Saint Louis University and the National Geospatial-Intelligence Agency are proud to announce Geo-Resolution 2020 will be held on March 25, 2020 at SLU's Busch Student Center. The conference is free and open to the public.
Date: March 25, 2020
The Geo-Resolution geospatial conference will bring together government, academic and industry leaders growing the geospatial ecosystem in the greater St. Louis region. Geo-Resolution represents the latest efforts from SLU and the broader St. Louis community to build geospatial capacity and to strengthen old and new collaborations across the nation.
The event is open to the public, though registration is required.
The sinking of the RMS TITANIC led to the creation of the International Ice Patrol, which located and tracked icebergs in the North Atlantic and issued warnings in the vicinity of icebergs. As a result of the convention, all vessels at sea were required to maintain a 24-hour radio watch. By 1921, these radio officers at sea were receiving safety messages from the Navigation Safety and Warning Service, maintained by NGA predecessor organizations. Today, NGA is responsible for broadcasting time-sensitive marine safety messages, and agencies such as the Army Corp of Engineers keep domestic waterways safe and navigable. And academic research on natural and man-made wetlands is informing a better understanding of the natural world, our impacts on it, and the crucial role of healthy waterways for human quality of life.
NGA joined forces with the Missouri Technology Corporation and Saint Louis University to launch “Saving the Herd with AI,” the first in a series of events exploring the use of automation to advance Counter Wildlife Trafficking, or CWT, efforts. Teams of graduate students representing four St. Louis-area universities worked together to propose solutions to specific CWT problems outlined by Odean Serrano, founder and director of the CWT Institute. The panel will discuss the broader potential for AI and geospatial tools to preserve the natural world, and how new partnerships of industry, academia and government can develop new tools for this mission.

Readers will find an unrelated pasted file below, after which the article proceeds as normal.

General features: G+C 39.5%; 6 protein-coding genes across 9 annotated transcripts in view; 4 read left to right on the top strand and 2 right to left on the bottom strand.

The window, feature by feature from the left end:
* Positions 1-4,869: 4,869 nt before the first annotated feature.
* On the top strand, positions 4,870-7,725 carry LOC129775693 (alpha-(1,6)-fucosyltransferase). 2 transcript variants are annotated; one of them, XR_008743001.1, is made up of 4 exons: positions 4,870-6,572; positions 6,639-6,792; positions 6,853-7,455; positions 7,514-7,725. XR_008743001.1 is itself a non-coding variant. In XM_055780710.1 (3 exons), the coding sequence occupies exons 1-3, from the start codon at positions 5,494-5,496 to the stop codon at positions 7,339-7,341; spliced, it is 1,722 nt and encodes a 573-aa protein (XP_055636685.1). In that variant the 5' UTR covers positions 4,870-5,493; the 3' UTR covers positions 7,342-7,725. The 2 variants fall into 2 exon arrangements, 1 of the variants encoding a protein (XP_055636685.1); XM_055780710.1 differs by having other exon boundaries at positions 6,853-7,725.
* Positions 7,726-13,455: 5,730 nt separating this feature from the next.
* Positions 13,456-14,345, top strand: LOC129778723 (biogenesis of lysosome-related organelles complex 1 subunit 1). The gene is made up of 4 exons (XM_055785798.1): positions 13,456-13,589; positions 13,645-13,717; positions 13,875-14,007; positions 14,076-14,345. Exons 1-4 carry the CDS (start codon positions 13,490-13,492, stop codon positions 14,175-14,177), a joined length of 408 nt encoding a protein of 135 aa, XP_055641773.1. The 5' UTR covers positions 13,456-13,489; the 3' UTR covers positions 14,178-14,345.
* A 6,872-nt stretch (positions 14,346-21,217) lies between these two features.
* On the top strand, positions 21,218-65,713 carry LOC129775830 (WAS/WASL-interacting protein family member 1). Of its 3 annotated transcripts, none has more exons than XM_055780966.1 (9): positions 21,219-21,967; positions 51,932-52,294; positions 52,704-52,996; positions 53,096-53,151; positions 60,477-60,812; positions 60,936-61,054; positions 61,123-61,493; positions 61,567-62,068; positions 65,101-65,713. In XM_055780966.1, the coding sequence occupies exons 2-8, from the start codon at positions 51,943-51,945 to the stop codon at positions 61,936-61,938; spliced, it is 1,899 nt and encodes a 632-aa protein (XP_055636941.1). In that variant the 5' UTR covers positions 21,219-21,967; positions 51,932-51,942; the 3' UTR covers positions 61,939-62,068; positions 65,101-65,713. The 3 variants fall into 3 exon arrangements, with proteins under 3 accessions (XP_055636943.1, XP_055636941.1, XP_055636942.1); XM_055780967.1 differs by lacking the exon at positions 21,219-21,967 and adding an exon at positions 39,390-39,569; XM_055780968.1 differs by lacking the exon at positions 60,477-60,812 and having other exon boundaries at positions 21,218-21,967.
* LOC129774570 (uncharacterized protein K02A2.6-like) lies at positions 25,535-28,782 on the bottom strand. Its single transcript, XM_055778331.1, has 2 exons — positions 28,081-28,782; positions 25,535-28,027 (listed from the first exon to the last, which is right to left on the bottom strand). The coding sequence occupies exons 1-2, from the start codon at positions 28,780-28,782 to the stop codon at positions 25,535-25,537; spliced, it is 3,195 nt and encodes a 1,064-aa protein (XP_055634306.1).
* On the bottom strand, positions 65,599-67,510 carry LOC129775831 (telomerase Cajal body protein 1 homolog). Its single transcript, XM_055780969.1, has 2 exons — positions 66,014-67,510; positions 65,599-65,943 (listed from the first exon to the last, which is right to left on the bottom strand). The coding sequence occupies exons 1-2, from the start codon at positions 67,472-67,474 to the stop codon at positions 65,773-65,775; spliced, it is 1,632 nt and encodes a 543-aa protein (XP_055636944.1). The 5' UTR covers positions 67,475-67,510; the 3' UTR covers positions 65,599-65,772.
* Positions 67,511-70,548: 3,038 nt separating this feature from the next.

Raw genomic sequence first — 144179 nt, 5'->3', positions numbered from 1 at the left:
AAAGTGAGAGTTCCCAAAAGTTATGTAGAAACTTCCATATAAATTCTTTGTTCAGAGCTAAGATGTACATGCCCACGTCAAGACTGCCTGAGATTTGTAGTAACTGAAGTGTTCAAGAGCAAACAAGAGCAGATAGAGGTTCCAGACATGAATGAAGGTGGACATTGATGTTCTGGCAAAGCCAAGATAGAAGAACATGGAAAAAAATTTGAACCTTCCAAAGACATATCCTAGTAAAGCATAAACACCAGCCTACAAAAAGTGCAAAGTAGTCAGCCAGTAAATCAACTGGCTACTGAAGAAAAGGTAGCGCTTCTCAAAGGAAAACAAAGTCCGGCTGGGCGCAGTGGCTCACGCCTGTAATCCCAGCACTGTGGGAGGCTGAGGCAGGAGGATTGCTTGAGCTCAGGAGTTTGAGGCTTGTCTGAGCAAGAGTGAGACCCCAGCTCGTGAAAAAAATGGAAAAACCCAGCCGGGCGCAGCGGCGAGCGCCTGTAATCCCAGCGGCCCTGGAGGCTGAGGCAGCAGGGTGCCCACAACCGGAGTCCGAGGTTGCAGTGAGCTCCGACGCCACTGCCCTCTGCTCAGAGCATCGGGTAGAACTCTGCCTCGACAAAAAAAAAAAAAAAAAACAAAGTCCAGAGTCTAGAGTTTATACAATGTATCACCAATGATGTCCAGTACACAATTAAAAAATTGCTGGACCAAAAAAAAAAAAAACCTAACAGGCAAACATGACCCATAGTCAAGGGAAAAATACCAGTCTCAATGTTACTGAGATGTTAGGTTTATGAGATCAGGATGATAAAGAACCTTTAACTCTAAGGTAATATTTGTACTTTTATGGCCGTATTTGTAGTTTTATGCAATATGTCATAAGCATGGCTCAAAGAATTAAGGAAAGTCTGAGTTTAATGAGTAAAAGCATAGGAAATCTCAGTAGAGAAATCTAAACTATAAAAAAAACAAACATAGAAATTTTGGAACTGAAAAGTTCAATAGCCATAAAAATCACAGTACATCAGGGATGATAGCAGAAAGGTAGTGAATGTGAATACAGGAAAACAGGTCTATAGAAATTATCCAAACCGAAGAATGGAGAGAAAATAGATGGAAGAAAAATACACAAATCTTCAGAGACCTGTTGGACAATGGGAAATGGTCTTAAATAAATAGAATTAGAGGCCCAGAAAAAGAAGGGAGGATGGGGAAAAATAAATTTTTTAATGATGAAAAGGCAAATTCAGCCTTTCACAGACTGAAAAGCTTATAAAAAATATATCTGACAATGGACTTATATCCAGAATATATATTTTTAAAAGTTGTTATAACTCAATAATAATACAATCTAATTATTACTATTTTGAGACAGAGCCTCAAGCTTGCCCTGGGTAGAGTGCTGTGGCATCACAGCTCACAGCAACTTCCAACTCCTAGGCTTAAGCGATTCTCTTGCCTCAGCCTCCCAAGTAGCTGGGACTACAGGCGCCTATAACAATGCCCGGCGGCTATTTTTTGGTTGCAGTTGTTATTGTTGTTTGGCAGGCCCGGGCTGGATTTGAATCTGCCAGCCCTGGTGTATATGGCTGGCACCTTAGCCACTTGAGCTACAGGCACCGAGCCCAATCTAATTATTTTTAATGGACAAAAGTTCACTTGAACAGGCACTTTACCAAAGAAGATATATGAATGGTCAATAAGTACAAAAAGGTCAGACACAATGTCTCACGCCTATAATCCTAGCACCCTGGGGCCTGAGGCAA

The Saint Louis Geospatial Ecosystem has seen exceptional growth in the last year, with the expansion of Cortex, establishment of Geosaurus at T-Rex and the expansion of the corporate geospatial workforce. The TEConomy Report provides a roadmap for future growth, and partners such as the Wright Brothers Institute (WBI), a center for innovation and technology commercialization supporting the mission of Air Force Research Laboratory (AFRL), can provide practical guidance in how to further expand our regional partnership of innovation centers, government, corporations, colleges and universities. The panel will review the progress made in the last year in establishing Saint Louis as the National Center of Geospatial Excellence, and lessons learned at WBI in fostering innovation and entrepreneurship.
Over 650 regional leaders attended this inaugural conference, which opened with a moderated discussion between Vice Admiral Robert Sharp and SLU President Fred P. Pestello, Ph.D.
St. Louis is poised to become a national hub for geospatial science and technology. On the morning of Geo-Resolution 2019, NGA revealed new design concepts of the Next NGA West (N2W) campus, which is planned to be operational in 2025.
For its part, SLU has been at the center of the nation’s geospatial enterprise since the Corps of Discovery returned to St. Louis with maps of the Louisiana Territory in 1806. Building on this rich history, in January 2019, SLU and NGA signed an agreement establishing a special relationship that positioned the University and NGA as collaborators on geospatial research, training and innovation initiatives.
Geo-Resolution 2019 can be viewed in its entirety below.